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Just as in the metric system it's easy to convert from one unit of measurement to another using base 10, is there any calendaring system that measures time in an equivalent way?

  • In other words, is there a BaseN way of measuring time?

  • What is the point of reference for this measurement? (Moon, Earth's orbit, some inter-stellar heartbeat, etc)

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closed as off topic by nbubis, Christopher A. Wong, Micah, TMM, Rahul Feb 21 '13 at 20:52

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I suspect this question may be closed because it's not really a math question, but you may want to see en.wikipedia.org/wiki/Swatch_Internet_Time#Beats –  Trevor Wilson Feb 21 '13 at 20:00
    
I posted here because the rotation of the earth is somewhat a circle, and was hoping for something that relates to pi or Tau. In other words, if math is the underpinning of the universe, and Time aligns with that premise, I want to see the intersection of the concepts. –  makerofthings7 Feb 21 '13 at 20:02
    
Oh, like a unit of time in which the earth rotates by one radian? I think it would be more convenient if the new unit of time were a rational multiple of 1 day :) –  Trevor Wilson Feb 21 '13 at 20:03
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Also, en.wikipedia.org/wiki/Decimal_time is probably a better reference than my first link. –  Trevor Wilson Feb 21 '13 at 20:04
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Multiple of 1 day? Awfully imperialistic of you ;) ... isn't that how some other less scientific methods of measurement were created en.wikipedia.org/wiki/Imperial_units –  makerofthings7 Feb 21 '13 at 20:05

1 Answer 1

up vote 4 down vote accepted

Conceived together with the metric system, the French Revolution attempted to adopt a decimal subdivision of the day rather than the customary 24×60×60 system. It didn't catch on. And their units of more than 10 days still had to drop the decimal principle in order to align with the year.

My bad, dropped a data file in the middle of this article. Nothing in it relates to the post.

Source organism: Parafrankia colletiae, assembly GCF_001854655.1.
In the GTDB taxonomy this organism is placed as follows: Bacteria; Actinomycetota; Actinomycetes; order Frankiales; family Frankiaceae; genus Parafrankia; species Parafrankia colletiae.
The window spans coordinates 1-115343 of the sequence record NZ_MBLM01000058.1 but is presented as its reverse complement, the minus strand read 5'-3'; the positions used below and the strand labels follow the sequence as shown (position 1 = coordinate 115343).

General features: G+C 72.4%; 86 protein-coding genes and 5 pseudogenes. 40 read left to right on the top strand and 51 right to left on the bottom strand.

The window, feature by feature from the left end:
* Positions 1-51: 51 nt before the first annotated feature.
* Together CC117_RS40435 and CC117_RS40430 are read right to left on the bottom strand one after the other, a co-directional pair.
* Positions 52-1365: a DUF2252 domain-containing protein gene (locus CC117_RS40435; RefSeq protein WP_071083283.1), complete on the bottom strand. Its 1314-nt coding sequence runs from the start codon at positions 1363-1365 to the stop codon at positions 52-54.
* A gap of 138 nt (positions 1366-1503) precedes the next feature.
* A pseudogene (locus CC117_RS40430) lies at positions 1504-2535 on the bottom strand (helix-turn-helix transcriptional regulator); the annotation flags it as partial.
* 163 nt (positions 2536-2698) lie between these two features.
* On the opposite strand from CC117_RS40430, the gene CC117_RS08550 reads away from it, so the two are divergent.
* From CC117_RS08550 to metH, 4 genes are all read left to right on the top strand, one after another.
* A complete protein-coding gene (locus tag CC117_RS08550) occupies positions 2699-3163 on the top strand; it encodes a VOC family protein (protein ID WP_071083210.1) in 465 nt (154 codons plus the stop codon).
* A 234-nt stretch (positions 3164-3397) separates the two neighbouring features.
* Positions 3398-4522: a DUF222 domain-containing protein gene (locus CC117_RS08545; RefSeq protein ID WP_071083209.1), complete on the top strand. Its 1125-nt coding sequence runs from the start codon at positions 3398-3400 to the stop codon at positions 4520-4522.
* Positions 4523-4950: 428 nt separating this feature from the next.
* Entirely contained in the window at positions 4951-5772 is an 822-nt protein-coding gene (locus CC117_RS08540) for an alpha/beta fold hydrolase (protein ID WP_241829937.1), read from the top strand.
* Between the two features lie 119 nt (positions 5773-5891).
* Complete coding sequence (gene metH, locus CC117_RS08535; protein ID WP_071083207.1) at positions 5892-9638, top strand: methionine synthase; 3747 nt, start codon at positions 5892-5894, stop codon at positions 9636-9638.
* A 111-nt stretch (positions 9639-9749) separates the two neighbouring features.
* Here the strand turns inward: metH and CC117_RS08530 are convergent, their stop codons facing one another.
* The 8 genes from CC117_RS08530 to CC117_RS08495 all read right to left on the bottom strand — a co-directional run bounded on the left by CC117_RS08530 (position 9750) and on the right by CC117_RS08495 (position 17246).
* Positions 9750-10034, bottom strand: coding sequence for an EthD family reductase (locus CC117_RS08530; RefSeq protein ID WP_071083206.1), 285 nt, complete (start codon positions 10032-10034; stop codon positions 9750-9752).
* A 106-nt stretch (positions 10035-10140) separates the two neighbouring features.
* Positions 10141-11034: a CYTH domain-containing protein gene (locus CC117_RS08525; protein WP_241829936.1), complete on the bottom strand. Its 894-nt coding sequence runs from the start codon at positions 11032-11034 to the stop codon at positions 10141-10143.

The basic problem in calendar construction is that the most practical way to measure medium-length periods of time is number of day-night cycles they contain, whereas the most practical way to measure long periods of time is the number of seasonal cycles they contain. These two units are not nicely related by a power of ten; it's not even an integral ratio. Yet a system that doesn't respect both of these facts is doomed, at least as far as everyday use by humans living on Earth is concerned, so calendars in practical use will always be compromises.

For internal use in computer systems, it is common to measure time simply as a number of seconds with no greater units employed at all. In most cases this principle is not completely followed, though, because leap seconds are not counted, so what computer time really gives us is some approximation to the number of 86400ths-of-day-night-cycles, rather than the number of SI seconds. (One notable exception to this is the time coordinate of GPS signals, which does count raw SI seconds and is drifting out of sync with civil time in discrete increments each time civil time introduces a leap second).

Some science fiction authors have speculated that future spacefaring civilizations whose life is not tied to the rotation and orbit of Earth might use SI multiples of the second instead of days and years (a megasecond is about 10 days, a gigasecond about three decades, and so on) -- for example, Vernor Vinge in A Deepness in the Sky. Even so, Vinge recognizes that people living on planets will want to use a calendar that makes sense of their local days and seasons. His culture of interstellar traders have a saying that you know it's time to move on when you start using the locals' calendar in casual conversation.

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